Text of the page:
Let’s dive into December!

Let’s dive into December!

The festive season is officially upon us! Having said that, I don’t know about you, but I put my tree and tinsel up in November. Why deny ourselves the joy of Christmas for any longer than necessary? But I’m getting ahead of myself – before Christmas comes around, we have something else to attend to first. And that’s delving into December’s Pour & Sip box! From mysterious sherried Scotch to glorious Finnish rye, it’s another belter. 

If you've been with us for a while (sorry, newbies – you've been treated to the snazzy welcome pack this month) then you'll have noticed a little something extra with your box this time. We threw in (carefully, obviously) a gorgeous Kyrö glass for you to enjoy! It looks like just the thing to sip some warm, whisky-based cocktails from by the fireside. Don't know what I'm talking about? Maybe it's time to take a rummage through your recycling...

Right, onto the whiskies!

Talisker 8 Year Old (Special Release 2020)

Drinks giant Diageo bottles its themed Special Releases each year, and it’s always much-anticipated. The 2020 collection’s theme was Rare by Nature, inspired by the surroundings of each distillery and all bottled at cask strength – including this youthful Talisker. The single malt spent its entire maturation in casks which previously held pot-still Caribbean rum, which is the first release of its kind from the Isle of Skye distillery! Considering how well it’s turned out, we don’t know why these two seaside locations haven’t met in one bottle before. It’s all savoury coastal Talisker smoke and tropical fruit from the cask in this well-balanced whisky. 

Darkness 8 Year Old

If you like a little mystery to your whisky, Darkness has you covered, because the folks behind it will never tell which Scottish distillery they source the single malt from – though they sure know how to get the best out of a sherry cask! The whisky was initially matured in ex-bourbon barrels, and was then transferred to custom-made Oloroso sherry octave casks for at least three months before it was bottled. If you haven’t heard of them before, octave casks are much smaller than your usual sherry butt. This increased surface-area-to-volume ratio amplifies the cask influence over a shorter period of time, so you’ll enjoy heaps of chocolate, red fruit and spice in here!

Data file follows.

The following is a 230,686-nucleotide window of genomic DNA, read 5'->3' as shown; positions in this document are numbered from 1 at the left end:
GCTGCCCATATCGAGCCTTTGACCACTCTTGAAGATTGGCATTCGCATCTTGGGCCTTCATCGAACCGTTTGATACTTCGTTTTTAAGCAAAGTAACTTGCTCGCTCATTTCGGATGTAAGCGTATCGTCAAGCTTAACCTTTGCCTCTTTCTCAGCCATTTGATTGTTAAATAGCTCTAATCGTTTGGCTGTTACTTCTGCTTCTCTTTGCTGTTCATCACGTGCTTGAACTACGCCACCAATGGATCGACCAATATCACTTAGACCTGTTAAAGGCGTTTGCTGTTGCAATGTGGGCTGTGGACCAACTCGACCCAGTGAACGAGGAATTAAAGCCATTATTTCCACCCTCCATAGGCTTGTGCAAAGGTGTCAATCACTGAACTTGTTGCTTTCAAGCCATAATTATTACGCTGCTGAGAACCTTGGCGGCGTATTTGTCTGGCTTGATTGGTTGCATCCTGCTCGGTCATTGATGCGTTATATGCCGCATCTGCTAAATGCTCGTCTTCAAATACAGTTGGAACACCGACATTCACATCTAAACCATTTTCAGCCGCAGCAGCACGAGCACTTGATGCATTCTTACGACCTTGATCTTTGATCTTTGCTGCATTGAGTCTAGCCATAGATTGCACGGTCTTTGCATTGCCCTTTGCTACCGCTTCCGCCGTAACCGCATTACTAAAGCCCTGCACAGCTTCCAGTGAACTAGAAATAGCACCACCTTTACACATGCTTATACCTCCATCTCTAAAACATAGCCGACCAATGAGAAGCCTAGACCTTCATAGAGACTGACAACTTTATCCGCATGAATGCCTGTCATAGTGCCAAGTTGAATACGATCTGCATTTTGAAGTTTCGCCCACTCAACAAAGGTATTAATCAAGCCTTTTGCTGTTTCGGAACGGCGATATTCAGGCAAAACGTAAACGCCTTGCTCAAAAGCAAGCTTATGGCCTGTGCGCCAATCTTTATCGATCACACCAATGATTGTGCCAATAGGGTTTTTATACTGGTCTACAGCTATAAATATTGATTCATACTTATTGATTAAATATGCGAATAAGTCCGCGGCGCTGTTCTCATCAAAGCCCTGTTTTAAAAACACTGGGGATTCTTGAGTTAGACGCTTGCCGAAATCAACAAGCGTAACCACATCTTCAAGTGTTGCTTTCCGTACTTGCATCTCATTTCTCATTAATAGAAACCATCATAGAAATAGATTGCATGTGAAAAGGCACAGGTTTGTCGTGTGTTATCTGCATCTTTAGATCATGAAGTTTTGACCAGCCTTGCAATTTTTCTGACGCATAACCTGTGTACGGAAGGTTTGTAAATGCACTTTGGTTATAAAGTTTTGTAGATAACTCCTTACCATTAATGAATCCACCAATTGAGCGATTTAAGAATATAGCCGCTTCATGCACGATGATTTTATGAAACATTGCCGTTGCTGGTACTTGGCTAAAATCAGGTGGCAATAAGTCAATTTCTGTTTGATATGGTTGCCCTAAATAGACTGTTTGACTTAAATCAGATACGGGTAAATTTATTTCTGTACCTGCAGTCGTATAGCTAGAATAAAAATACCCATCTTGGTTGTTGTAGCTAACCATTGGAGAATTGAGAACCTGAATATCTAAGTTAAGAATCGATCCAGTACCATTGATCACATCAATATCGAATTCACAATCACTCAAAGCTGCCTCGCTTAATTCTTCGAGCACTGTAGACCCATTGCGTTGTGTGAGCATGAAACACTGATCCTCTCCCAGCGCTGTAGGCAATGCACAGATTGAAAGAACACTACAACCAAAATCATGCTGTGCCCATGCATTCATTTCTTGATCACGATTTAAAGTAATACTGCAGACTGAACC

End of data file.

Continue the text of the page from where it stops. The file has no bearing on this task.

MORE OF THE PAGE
J.J. Corry The Hanson – Batch 2

Over in County Clare, Ireland, you’ll find J.J. Corry. It isn’t a distillery, but a whiskey bonder – the first new bonder in Ireland for over 50 years! – which means that it doesn’t produce the liquid, but instead sources it from all over the country, then matures, blends and bottles it itself. This is the second batch of The Hanson, a blended grain whiskey, and this particular release was a blend of three casks from a selection of Irish distilleries. If you like your whiskies slightly lighter, full of buttery, tropical and vanilla notes, this will be right up your street!

Kyrö Malt Rye

We look to Finland for our next whisky, more specifically an old dairy farm in Isokyrö, where you’ll find the Kyrö distillery! The folks at the distillery are even known to go by the name of the ‘Adventurous Rye Rye Gentlemen’ because they have such an affinity with the grain, and this is their newest release, Kyrö Malt Rye. It’s distilled entirely from malted Finnish wholegrain rye, and is actually the first Finnish single batch rye whisky. Its entire ageing was spent in new American white oak casks, and this particular wood type imparts some creamier notes to balance the more herbaceous, spicy flavours from the grain. 

Jura 21 Year Old Tide

Jura is one of Scotland’s Hebridean Islands, and the scenic destination boasts just one road, a larger population of deer than people (which is either awesome or terrifying, you decide), and just one distillery! This is Tide, a 21-year-old single malt that’s been through a dual maturation. First, it was rested in American white oak bourbon barrels, which is where it gets its oodles of vanilla and caramel flavours from, after which it was transferred to virgin American white oak casks, which is where the slightly spicier nuances come from. Proof that Scottish Island whisky isn’t always packed full of peat – though you will find subtle suggestions of smoke in here. 


That's it for now, though we've got some exciting stuff coming up on the blog this month. I'll be taking a closer look at grain whisk(e)y, while Kristiane will be looking back on her trip to the gorgeous Jura distillery. Oh, and there's even a festive interview to look forward to – you didn't think I'd miss out on getting into the Christmas spirit, did you?! 

Jess 🥃

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